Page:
Latino actors, feeling slighted in prime time, to boycott networks: ABC's first TURNED ON IN L.A.

January 16, 1995|By David Zurawik | David Zurawik,Sun Television Critic

A proposed boycott of ABC-TV drew support from Latino actors here over the weekend.

Last week, a coalition of 45 Latino groups issued a statement criticizing all four major networks for the lack of Latinos in prime time. But the statement singled out ABC for a boycott, saying that the network had reneged on a promise made by Cap Cities/ABC Inc. President Robert Iger that there would be a series with Latino characters on the network by last September.

ABC denies that any such deadline was set. A network statement issued in response says that Iger promised only "to try to develop Latino-themed programming in prime time as quickly as possible."

"We've got to stop the lack of representation," said John Leguizamo, the star of "House of Buggin'," a new Sunday night, sketch comedy show on Fox. "We've been in this country too long, contributing too much. We give you great food, we give you great music, and then you don't put us on television? What's up with that?"

Leguizamo, who met with television critics to promote his Fox series, added: "ABC and all the other channels have to catch up and get with the pulse of America. They have to find out what's going on, because we're $190 million in buying power, we're 26 million people, legally."

The coalition includes the League of United Latin American Citizens, the Mexican American Defense League, the National Council of La Raza and Nosotros. Its statement criticized all four networks for their "poor treatment and negative portrayals of the Latino community" but said ABC would be the target of its first boycott. Leaders of the coalition said a date for the boycott would be announced this week.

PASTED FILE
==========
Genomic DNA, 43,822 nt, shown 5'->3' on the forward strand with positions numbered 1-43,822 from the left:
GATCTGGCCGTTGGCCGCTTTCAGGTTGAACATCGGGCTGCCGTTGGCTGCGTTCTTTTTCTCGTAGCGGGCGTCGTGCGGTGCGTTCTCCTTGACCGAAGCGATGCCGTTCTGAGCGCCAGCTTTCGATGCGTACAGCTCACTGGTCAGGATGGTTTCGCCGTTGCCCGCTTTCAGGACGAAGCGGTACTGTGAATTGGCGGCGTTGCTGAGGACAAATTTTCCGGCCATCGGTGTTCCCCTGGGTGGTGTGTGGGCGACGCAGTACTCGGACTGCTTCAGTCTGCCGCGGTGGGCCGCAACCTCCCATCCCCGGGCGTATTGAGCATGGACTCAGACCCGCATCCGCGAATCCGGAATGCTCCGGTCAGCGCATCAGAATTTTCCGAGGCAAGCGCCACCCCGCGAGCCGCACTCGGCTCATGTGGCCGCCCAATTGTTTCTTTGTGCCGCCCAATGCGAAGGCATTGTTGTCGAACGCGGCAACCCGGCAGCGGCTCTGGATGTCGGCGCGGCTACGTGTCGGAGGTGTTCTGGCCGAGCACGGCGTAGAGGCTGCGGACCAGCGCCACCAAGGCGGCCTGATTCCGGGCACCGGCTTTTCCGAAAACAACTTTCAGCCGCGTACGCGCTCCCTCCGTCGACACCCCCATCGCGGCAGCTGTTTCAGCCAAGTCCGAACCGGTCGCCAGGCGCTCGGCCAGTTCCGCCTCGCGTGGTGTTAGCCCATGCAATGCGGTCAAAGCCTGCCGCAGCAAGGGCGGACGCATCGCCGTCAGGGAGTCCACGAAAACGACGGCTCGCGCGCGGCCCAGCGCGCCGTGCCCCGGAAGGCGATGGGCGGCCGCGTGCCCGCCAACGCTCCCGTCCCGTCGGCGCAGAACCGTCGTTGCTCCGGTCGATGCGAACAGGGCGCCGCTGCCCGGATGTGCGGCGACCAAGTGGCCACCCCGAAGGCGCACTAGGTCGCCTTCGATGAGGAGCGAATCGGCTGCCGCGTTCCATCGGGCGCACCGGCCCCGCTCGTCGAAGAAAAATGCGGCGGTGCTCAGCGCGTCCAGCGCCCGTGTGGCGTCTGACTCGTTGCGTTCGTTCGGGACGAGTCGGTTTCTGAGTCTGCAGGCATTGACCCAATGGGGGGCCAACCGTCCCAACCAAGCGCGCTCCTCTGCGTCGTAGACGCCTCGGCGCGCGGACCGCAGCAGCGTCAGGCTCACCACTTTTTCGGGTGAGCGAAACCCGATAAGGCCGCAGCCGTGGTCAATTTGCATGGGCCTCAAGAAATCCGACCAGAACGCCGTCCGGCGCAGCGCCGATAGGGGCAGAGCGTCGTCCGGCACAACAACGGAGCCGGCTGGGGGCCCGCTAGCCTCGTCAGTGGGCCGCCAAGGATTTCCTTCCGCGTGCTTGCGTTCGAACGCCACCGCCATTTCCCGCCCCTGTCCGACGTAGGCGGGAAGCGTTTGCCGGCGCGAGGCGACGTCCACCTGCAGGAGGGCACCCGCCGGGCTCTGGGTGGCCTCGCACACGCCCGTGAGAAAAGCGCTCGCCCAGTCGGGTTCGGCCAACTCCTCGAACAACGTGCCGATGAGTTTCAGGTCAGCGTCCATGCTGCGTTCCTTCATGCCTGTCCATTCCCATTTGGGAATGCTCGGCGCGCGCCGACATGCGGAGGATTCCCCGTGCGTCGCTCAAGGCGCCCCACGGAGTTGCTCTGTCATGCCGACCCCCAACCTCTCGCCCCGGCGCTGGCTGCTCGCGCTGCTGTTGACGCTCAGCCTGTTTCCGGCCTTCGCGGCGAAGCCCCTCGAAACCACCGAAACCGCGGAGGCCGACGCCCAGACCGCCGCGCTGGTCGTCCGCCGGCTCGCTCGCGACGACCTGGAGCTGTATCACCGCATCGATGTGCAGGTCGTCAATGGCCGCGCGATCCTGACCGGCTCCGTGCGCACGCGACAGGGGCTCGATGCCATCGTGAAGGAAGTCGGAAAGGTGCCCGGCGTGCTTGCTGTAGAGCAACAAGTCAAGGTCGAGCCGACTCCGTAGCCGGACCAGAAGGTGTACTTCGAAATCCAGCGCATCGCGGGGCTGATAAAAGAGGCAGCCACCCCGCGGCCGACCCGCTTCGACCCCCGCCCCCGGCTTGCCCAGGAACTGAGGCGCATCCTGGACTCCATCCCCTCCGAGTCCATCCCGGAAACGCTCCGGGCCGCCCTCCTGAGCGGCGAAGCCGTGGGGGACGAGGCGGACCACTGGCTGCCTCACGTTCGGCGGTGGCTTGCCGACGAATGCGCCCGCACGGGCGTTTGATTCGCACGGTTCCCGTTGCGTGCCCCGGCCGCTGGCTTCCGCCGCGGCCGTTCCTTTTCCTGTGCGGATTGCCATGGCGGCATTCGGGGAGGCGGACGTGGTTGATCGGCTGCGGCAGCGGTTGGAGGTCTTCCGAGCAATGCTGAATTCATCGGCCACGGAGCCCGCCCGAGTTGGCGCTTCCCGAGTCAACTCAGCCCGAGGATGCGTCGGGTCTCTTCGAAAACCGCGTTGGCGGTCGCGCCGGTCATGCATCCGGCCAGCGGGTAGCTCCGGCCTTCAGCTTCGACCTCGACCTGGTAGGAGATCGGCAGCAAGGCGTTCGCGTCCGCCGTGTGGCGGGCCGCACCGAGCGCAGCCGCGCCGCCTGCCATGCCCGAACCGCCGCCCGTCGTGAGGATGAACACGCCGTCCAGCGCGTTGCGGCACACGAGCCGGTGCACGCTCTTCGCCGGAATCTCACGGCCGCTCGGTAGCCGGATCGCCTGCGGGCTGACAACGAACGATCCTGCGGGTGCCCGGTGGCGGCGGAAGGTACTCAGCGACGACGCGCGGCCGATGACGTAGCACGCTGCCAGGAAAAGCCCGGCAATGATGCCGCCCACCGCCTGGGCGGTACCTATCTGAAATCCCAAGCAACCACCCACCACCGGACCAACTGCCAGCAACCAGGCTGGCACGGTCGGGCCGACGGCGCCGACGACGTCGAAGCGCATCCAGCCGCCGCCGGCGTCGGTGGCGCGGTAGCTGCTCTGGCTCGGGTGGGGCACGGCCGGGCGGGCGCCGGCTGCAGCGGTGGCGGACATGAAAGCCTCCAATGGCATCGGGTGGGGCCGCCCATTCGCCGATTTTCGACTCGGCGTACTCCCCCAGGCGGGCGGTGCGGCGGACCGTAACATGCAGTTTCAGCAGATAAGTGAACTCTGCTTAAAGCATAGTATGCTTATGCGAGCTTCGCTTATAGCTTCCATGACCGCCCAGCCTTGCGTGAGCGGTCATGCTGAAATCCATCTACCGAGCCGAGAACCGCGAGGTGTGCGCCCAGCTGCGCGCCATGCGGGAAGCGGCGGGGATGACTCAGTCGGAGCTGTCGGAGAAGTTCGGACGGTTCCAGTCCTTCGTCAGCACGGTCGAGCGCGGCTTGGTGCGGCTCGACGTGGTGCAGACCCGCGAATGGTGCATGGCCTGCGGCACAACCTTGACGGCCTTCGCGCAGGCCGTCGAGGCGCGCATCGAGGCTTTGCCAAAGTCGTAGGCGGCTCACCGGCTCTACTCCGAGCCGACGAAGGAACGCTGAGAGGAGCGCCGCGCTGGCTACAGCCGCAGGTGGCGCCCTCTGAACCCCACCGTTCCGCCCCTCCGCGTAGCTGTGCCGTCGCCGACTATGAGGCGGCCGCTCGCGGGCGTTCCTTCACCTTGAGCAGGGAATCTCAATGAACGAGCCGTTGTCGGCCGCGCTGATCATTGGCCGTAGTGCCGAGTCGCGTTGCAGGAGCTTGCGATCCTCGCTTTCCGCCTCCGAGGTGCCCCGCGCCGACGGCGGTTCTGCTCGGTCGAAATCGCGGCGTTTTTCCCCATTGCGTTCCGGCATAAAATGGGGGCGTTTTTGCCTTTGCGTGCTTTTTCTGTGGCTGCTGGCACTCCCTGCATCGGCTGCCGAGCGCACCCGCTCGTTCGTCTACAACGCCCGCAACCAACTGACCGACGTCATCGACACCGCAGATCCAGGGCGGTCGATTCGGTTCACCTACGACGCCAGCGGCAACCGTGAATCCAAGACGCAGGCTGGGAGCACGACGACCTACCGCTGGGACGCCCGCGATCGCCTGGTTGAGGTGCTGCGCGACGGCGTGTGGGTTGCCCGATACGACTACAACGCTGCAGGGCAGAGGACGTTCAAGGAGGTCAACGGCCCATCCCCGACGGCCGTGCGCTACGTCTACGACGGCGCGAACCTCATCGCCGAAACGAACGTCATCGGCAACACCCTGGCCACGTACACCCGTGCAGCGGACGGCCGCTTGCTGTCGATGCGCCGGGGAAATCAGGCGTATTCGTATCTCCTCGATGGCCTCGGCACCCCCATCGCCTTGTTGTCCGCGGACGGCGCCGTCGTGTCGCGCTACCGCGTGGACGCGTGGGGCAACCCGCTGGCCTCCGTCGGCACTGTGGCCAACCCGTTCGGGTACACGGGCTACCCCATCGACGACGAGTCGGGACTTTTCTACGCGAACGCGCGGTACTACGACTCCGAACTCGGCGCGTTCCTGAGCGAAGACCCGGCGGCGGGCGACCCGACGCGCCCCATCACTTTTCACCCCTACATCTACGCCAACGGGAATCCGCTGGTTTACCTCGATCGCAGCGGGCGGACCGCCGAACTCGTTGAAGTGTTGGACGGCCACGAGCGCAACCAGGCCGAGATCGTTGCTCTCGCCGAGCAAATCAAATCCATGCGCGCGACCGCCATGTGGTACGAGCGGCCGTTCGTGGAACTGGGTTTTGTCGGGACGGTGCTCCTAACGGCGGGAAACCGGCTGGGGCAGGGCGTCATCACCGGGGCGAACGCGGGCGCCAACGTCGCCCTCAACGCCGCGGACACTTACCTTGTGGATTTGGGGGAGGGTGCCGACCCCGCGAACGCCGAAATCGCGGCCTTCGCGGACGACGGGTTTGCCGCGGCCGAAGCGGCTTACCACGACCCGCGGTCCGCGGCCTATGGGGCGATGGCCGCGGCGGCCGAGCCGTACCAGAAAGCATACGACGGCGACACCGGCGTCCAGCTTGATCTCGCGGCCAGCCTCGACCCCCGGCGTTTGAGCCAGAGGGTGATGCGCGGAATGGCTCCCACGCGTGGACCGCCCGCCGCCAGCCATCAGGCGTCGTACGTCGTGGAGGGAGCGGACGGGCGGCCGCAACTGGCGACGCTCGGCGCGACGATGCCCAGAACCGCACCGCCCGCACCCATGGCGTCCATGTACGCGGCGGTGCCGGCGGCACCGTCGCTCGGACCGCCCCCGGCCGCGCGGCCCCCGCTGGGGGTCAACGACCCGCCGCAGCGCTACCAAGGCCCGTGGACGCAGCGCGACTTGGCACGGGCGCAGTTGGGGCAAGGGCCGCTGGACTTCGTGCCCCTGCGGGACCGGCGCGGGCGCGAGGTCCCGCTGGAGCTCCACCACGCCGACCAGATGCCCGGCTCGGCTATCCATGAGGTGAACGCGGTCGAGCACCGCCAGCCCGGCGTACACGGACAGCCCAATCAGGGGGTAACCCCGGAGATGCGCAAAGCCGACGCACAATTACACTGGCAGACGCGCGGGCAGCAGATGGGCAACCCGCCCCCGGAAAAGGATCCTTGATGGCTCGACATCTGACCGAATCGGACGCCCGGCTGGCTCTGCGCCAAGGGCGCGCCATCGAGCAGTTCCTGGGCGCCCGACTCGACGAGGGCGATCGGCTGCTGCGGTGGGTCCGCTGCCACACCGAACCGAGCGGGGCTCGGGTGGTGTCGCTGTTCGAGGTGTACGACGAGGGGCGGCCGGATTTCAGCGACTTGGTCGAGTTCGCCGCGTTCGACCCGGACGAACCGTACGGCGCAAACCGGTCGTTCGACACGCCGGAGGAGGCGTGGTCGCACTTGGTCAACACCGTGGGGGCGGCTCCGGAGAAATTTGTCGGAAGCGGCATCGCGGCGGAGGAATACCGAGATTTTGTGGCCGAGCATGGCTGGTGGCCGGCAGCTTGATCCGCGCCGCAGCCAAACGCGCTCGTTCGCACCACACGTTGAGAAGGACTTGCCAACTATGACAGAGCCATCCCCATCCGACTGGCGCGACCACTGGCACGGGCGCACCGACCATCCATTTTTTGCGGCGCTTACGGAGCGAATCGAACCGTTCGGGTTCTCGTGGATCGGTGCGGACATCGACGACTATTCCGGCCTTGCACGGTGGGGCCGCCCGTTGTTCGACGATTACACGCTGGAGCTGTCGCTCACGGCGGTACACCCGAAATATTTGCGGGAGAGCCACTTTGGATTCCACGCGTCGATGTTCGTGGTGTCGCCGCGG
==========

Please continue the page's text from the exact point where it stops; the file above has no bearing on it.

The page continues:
Michael Moore, producer and creator of "TV Nation," managed to go from critical darling to goat in just one session with the critics here.

Moore met the critics to talk about his move from NBC to Fox. But instead of sounding like the iconoclast who took on General Motors with "Roger and Me," Moore sounded like a corporate spokesman for Fox and its effort under new President John Matoian to clean up its image.

When asked about Fox's sleazy films on Madonna and Roseanne last fall, Moore said: "Well, I think that's the old Fox. Believe me, [after] the conversations I've had with John Matoian, I can't believe you'll ever see another Madonna, Roseanne or, you know, O. J./Bobbitt/Menendez/Tonya et cetera, et cetera type movie."

Moore was then informed that Matoian had just announced that Fox would air its controversial O. J. Simpson film.

"Look, I'm not in the offices of the News Corporation [Fox's parent company] to know what's going on. But I live in the real world, and the real world says that, if you put a few million dollars into something and you are head of the company, you probably have a responsibility to try and get that money back," Moore said.

Things got worse for Moore when he told critics that NBC had censored two of his pieces for "TV Nation" -- one because it used the word condom and the other, a report on right-to-life advocates who say it is justifiable to kill for their cause, because it would offend advertisers.

But, under questioning, Moore later softened his criticism of NBC, saying the main reason for the pieces not making it on the air was not censorship, but rather that they were delivered on Christmas Eve to the network, and the executives who needed to approve them were on vacation.

Baltimore Sun Articles
Please note the green-lined linked article text has been applied commercially without any involvement from our newsroom editors, reporters or any other editorial staff.